AMD speeds up and shrinks its quad-core

Advanced Micro Devices will today release its next generation Opteron quad-core chip, code-named Shanghai, ahead of schedule as it moves to shift attention from the ill-fated Barcelona chip to this smaller and faster device.

The new 45nm Opteron chip’s release is getting a quick endorsement from IBM, which said today that it was producing four servers with AMD’s chip for use in high-performance applications, virtualization and collaboration environments, and big databases.

Barcelona, a 65nm chip, was announced in September 2007 at a corporate bash on a former military base, the Presidio, in San Francisco. Never mind that Intel had already released a quad-core, AMD was confident it had the better chip.

But a bug was discovered in the processor and Barcelona didn’t ship in volume until April 2008. AMD had planned to release Shanghai early next year . But it’s out early, and AMD says its delivers a 35 per cent performance boost at 2.7 GHz versus Barcelona’s 2.3 GHz top-end speed. The new chip has 6MB of L3 cache versus 2MB in the earlier quad core.

AMD in particular is emphasizing how its new server chip handles virtualization. For instance, it has reduced the amount of time it takes for the CPU to shift control from one virtual machine to another by 25 per cent, “so the processor can spend more time processing the virtualized application than switching,” said Brent Kerby, a senior product manager at AMD. The chip also improves its power management, and at idle uses about 35 per cent less power than Barcelona, the company said.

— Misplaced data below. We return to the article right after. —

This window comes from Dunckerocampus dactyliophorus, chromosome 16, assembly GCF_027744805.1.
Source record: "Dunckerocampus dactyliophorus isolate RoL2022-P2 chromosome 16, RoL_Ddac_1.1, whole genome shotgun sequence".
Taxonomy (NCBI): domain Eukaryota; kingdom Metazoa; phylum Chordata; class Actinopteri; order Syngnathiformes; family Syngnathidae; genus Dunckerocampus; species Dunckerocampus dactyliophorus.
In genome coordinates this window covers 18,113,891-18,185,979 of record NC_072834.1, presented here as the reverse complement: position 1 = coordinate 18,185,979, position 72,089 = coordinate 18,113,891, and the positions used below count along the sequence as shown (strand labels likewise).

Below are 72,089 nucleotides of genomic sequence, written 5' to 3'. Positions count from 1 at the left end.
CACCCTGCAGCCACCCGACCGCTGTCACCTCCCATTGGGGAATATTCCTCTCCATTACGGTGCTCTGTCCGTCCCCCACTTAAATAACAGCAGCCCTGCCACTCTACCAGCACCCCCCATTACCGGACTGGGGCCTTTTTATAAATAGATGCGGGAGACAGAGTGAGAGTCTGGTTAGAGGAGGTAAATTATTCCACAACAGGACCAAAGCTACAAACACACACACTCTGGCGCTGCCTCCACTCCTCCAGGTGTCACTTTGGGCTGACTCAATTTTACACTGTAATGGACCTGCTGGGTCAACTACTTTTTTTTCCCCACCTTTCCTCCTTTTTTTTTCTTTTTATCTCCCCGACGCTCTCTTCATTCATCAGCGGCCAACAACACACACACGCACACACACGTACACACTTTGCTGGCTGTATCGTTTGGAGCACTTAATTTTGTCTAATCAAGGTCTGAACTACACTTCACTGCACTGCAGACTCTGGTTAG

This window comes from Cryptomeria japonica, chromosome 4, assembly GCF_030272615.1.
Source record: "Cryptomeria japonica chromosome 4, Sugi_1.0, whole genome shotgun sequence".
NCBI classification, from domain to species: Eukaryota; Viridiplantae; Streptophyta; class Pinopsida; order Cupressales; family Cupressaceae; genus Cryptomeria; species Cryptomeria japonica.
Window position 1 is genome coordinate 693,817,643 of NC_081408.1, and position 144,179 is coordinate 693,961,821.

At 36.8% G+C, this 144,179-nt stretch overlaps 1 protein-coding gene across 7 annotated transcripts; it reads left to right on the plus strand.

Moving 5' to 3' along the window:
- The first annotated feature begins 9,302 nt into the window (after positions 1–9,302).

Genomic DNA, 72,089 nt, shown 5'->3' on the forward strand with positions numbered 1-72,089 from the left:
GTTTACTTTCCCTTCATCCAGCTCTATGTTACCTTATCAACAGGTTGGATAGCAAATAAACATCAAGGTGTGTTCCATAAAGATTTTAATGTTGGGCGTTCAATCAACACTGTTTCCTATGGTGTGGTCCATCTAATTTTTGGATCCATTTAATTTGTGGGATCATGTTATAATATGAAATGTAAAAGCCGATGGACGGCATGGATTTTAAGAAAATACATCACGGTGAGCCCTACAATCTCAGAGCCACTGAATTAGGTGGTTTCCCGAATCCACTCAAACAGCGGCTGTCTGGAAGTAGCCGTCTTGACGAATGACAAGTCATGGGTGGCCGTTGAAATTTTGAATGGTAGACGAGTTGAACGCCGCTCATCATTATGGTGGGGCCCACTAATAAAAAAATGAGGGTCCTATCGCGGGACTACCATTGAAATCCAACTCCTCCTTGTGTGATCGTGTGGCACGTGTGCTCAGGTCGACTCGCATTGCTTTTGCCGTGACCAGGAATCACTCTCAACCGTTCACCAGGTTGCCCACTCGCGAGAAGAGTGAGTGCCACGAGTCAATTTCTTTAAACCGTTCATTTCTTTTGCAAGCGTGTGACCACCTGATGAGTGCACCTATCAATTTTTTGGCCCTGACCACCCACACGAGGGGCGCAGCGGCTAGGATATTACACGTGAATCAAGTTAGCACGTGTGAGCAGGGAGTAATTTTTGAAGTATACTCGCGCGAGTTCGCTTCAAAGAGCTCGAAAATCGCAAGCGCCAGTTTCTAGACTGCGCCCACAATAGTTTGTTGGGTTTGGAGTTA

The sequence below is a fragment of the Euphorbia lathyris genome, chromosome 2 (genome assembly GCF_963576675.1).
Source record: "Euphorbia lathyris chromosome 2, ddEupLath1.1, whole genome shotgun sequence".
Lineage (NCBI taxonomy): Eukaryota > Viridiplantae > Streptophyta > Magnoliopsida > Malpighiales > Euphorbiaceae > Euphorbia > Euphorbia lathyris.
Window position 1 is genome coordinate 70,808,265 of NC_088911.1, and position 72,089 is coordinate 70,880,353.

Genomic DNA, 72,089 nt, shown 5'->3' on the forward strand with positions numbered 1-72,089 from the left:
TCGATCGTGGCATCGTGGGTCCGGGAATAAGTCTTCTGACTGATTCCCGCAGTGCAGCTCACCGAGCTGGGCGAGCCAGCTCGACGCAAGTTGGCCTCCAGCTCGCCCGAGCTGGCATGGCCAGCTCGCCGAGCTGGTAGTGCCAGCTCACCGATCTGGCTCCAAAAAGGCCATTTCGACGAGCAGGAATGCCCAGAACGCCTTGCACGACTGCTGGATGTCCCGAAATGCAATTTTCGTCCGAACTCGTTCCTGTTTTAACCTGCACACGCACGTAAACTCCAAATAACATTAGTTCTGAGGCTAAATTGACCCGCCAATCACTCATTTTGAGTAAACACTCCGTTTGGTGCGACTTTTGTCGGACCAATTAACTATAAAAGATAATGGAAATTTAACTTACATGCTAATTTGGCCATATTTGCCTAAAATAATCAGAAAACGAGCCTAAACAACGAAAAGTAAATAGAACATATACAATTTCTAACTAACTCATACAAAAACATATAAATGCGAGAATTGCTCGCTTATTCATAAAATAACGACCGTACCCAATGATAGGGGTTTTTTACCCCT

AMD used a new manufacturing process in making Shanghai chip called immersion lithography. In this process, ultra purified water is injected between the lens and wafer, acting like a contact lens that improves the accuracy of the manufacturing. It’s a process that will be especially needed for 32nm-size chips.

Martin Reynolds, an analyst at Gartner, said Shanghai was a nice boost on the quad-core front that looks good against Intel’s chips. But Reynolds didn’t see the chip stealing the market. Its likely customers will be users shopping for a good ratio of price and performance in a chip.

Shanghai “keeps the light burning for the next round of product – it’s more of a maintenance product then something to try to move ahead in the market,” said Reynolds.

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Jim Love, Chief Content Officer, IT World Canada

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